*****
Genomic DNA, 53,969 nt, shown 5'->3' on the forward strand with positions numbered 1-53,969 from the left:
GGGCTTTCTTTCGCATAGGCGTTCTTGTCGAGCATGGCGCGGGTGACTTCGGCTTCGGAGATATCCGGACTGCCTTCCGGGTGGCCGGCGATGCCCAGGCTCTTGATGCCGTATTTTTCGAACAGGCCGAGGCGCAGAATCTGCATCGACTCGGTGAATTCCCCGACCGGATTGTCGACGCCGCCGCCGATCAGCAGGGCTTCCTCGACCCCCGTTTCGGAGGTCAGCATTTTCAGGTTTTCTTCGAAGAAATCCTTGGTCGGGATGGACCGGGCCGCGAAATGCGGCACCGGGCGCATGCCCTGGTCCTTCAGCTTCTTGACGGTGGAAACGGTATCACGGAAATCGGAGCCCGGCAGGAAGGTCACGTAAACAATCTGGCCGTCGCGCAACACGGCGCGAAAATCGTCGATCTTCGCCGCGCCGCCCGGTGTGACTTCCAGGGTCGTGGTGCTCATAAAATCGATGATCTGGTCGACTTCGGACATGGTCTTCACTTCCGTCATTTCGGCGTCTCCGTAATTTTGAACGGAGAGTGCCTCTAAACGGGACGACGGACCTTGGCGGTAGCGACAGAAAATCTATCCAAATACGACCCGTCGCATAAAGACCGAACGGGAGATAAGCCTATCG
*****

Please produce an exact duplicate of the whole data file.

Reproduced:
Genomic DNA, 53,969 nt, shown 5'->3' on the forward strand with positions numbered 1-53,969 from the left:
GGGCTTTCTTTCGCATAGGCGTTCTTGTCGAGCATGGCGCGGGTGACTTCGGCTTCGGAGATATCCGGACTGCCTTCCGGGTGGCCGGCGATGCCCAGGCTCTTGATGCCGTATTTTTCGAACAGGCCGAGGCGCAGAATCTGCATCGACTCGGTGAATTCCCCGACCGGATTGTCGACGCCGCCGCCGATCAGCAGGGCTTCCTCGACCCCCGTTTCGGAGGTCAGCATTTTCAGGTTTTCTTCGAAGAAATCCTTGGTCGGGATGGACCGGGCCGCGAAATGCGGCACCGGGCGCATGCCCTGGTCCTTCAGCTTCTTGACGGTGGAAACGGTATCACGGAAATCGGAGCCCGGCAGGAAGGTCACGTAAACAATCTGGCCGTCGCGCAACACGGCGCGAAAATCGTCGATCTTCGCCGCGCCGCCCGGTGTGACTTCCAGGGTCGTGGTGCTCATAAAATCGATGATCTGGTCGACTTCGGACATGGTCTTCACTTCCGTCATTTCGGCGTCTCCGTAATTTTGAACGGAGAGTGCCTCTAAACGGGACGACGGACCTTGGCGGTAGCGACAGAAAATCTATCCAAATACGACCCGTCGCATAAAGACCGAACGGGAGATAAGCCTATCG